The so-called Coronavirus Cabinet, which leads the government's response to the pandemic, failed on Tuesday to reach a decision on further restrictions on Israeli society and economy in a bid to rein in the spread of the pathogen.
The Cabinet concluded the meeting after nine-hours-long deliberations that centered chiefly on whether to impose restrictions on protests against Prime Minister Benjamin Netanyahu that have been taking place outside of his Jerusalem residence while disregarding coronavirus regulations.
For months, demonstrators have been congregating outside of the premier's residence on Jerusalem's Balfour Street to demand Netanyahu's resignation due to his indictments in three graft cases and what they deem to be his bungled handling of the coronavirus pandemic and the subsequent financial crisis – while many of them fail to wear protective face masks and observe social distancing.
Netanyahu, after keeping relative silence on the demonstrations, lacerated the mass protests that he felt are being exempt from following health directives by law enforcement.
"For a long time, I refrained from speaking out about the demonstrations. But after hearing experts claim that these gatherings are a massive detriment to public health, it is my duty to comment [on the matter]," Netanyahu said. "The entire public is required to follow the restrictions, and only this group of protesters is exempt."
Netanyahu pointed out the discrepancy in the enforcement of health ordinance at protests and at public prayer services - an issue that raised vociferous criticism from Israel's religious community.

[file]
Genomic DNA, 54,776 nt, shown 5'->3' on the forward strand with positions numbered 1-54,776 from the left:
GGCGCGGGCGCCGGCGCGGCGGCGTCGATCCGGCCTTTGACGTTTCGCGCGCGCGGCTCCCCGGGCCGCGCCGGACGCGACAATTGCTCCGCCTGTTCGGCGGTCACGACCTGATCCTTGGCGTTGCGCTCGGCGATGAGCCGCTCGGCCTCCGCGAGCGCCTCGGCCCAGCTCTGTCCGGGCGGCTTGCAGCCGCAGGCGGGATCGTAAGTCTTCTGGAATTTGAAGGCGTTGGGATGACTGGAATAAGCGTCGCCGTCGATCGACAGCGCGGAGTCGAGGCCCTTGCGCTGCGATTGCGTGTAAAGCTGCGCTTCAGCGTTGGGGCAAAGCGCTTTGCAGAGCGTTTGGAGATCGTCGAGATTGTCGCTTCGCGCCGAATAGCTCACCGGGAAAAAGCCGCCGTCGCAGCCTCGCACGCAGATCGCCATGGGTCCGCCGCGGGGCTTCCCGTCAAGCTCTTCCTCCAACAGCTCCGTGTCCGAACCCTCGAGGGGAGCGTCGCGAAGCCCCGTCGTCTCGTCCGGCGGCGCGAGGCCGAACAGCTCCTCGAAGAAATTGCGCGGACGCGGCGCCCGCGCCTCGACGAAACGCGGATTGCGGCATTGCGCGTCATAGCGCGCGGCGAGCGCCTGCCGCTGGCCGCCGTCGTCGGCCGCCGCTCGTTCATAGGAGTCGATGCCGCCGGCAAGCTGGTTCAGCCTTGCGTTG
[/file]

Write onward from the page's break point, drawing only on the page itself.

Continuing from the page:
"You are only allowed to go to the [Western] Wall if you live 1,000 meters from there, but you can come to Balfour from all over the country," the veteran head of state said. "There must be one rule for prayers, protests, and all gatherings wherever they are. If not, the public will not listen to the directives, and the disease will reach horrifying magnitudes."
The Cabinet adopted Foreign Minister Gabi Ashkenazi's proposal to establish an inter-ministerial task force that would formulate an orderly outline for the demonstrations. A draft of the outline is scheduled to be submitted to the Cabinet Wednesday morning at 11:30am.
The task force will be comprised of representatives from the ministries of health and justice and the police.
MK Ofer Shelah of the Yesh Atid party - the largest faction in the opposition which is hostile to Netanyahu - backed the premier's call and urged protesters to cease all demonstrations until the end of the three-week general lockdown imposed during the Jewish holiday season.
"Whoever holds the goal dear to his heart should say now: we're stopping until the end of the lockdown and continue in other ways," Shelah said. "There is nothing more just than a protest against a corrupt and failing prime minister - and there is nothing more just than stopping the mass demonstrations against him at this critical moment."